How to Make a Basic OmeletAs a general rule, plan on three eggs per omelet serving. If you are serving it as a dinner meal with side dishes, two eggs per omelet will usually suffice. Any more than three eggs per omelet makes it unmanageable to cook. The eggs should be as fresh as possible and at room temperature. The yolks are generally separated from the whites, beaten, and then folded together for added volume. Some like to add milk to the eggs, but adding a tablespoon of cold water or plain, unflavored seltzer will make the omelet lighter and fluffier. Salt should be added at the table to avoid toughening the omelet.
Have your fillings, sauces, and side dishes all prepared in advance and ready to assemble the omelet to insure the food arrives at the table hot.
The pan should be hot enough to make the butter or oil sizzle when you add it. Unsalted, clarified butter is less likely to result in a sticky omelet. After adding the eggs to the hot pan, keep them moving by constantly pushing the cooked portions to the side so the runny part runs to the side. Loosen the omelet from the bottom of the pan with a spatula if necessary, so it slides easily.
The eggs should be nearly cooked, but still wet, before filling and folding. They will continue to cook even when removed from the heat. If you are using cheese, sprinkle the shredded cheese over the surface before filling and folding. Spread filling down the center.
Now comes the fold. Some like it folded in half, in which case it is simple enough to lift one side up and over the filling to match the opposite side. Others prefer the letter three-fold, which involves folding one third toward the center, then the opposite side toward the center, much like how a business letter is folded. Continue cooking a bit longer until the center is fully set. Some like it more firm, while others like it soft, so cooking time will vary. However, each omelet should take no more than two to three minutes from the time the eggs hit the pan. If you use the letter-fold, serve with flap sides down. If you like a pretty glossy finish, lightly brush the top of the omelet with melted butter, which will also give added flavor.
Omelet FillingsFillings can range from vegetables to meats to seafood, and even fruit. Anything goes! Whatever you use, be sure the filling is at least at room temperature, preferably warm, but not hot. Some like the crunch of fresh vegetables, but I prefer to either quick saute or blanch them first, just long enough to take away the rawness and bite. Leftovers make good fillings. Plan on 1/4 to 1/3 cup of filling per each three-egg omelet. There are no set rules, so follow your own tastes. A sprinkling of freshly chopped parsley or chives nicely complements the yellow of the omelet.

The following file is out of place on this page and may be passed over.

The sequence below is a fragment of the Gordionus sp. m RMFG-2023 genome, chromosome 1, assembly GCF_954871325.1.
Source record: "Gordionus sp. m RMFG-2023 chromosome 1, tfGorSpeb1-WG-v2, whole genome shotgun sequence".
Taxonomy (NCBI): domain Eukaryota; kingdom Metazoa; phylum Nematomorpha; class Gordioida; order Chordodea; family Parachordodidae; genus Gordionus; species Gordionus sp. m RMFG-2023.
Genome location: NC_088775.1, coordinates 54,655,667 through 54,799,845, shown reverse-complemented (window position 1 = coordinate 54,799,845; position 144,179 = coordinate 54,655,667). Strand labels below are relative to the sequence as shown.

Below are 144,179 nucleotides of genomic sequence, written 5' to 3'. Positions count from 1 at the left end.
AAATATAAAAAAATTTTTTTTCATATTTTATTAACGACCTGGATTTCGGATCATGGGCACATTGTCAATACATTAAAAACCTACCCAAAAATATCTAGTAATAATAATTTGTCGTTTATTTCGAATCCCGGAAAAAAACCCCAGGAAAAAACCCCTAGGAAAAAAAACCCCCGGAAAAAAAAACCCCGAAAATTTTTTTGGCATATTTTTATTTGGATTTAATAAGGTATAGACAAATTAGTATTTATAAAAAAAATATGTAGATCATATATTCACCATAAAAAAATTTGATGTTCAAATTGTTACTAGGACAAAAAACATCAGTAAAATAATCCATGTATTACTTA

Omelet PansChoose a non-stick pan with at least a 5-inch base and sides sloping outward to 7 inches. It should have a thick base that will distribute heat evenly. Some folks swear by a well-seasoned cast iron skillet for omelets. If this works for you, by all means go for it! It is important that the surface of the pan be smooth and unmarred, otherwise the omelet will stick. Most households have one pan dedicated strictly to eggs and treat it with tender loving care, always careful not to nick or scratch it. There are also fancy omelet pans available that fold in the center to help those who are flip-challenged.
Think ahead if you are making a frittata that will be finished in the oven. You'll need to begin with an oven-proof skillet and have the oven preheated.
More about Omelets and Frittatas: How to Make an Omelet
The Difference Between Omelets and Frittatas
Omelet and Frittata History
Omelet and Frittata Cooking Tips and Hints
Omelet Photo © 2009 Peggy Trowbridge Filippone, licensed to About.com, Inc.
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